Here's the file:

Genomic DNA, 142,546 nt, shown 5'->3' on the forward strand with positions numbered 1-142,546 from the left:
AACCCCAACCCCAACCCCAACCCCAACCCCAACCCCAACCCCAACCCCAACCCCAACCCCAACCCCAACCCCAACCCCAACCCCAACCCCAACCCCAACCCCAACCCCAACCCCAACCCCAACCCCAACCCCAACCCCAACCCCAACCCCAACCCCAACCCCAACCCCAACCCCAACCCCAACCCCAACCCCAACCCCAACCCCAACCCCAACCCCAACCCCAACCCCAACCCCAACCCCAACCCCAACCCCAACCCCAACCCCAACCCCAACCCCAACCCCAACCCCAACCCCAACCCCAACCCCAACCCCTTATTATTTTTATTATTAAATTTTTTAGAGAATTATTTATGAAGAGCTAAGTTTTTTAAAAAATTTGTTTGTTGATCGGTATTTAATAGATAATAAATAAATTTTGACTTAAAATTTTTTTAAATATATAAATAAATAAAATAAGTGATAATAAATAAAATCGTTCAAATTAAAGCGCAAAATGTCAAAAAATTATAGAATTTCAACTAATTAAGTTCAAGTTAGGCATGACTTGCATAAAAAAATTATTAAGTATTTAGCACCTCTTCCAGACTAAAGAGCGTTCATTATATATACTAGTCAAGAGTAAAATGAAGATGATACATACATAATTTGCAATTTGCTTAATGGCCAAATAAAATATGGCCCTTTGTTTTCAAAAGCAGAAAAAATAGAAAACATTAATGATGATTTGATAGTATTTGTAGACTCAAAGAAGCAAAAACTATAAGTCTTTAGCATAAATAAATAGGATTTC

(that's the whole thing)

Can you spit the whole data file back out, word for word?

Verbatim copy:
Genomic DNA, 142,546 nt, shown 5'->3' on the forward strand with positions numbered 1-142,546 from the left:
AACCCCAACCCCAACCCCAACCCCAACCCCAACCCCAACCCCAACCCCAACCCCAACCCCAACCCCAACCCCAACCCCAACCCCAACCCCAACCCCAACCCCAACCCCAACCCCAACCCCAACCCCAACCCCAACCCCAACCCCAACCCCAACCCCAACCCCAACCCCAACCCCAACCCCAACCCCAACCCCAACCCCAACCCCAACCCCAACCCCAACCCCAACCCCAACCCCAACCCCAACCCCAACCCCAACCCCAACCCCAACCCCAACCCCAACCCCAACCCCAACCCCAACCCCAACCCCAACCCCTTATTATTTTTATTATTAAATTTTTTAGAGAATTATTTATGAAGAGCTAAGTTTTTTAAAAAATTTGTTTGTTGATCGGTATTTAATAGATAATAAATAAATTTTGACTTAAAATTTTTTTAAATATATAAATAAATAAAATAAGTGATAATAAATAAAATCGTTCAAATTAAAGCGCAAAATGTCAAAAAATTATAGAATTTCAACTAATTAAGTTCAAGTTAGGCATGACTTGCATAAAAAAATTATTAAGTATTTAGCACCTCTTCCAGACTAAAGAGCGTTCATTATATATACTAGTCAAGAGTAAAATGAAGATGATACATACATAATTTGCAATTTGCTTAATGGCCAAATAAAATATGGCCCTTTGTTTTCAAAAGCAGAAAAAATAGAAAACATTAATGATGATTTGATAGTATTTGTAGACTCAAAGAAGCAAAAACTATAAGTCTTTAGCATAAATAAATAGGATTTC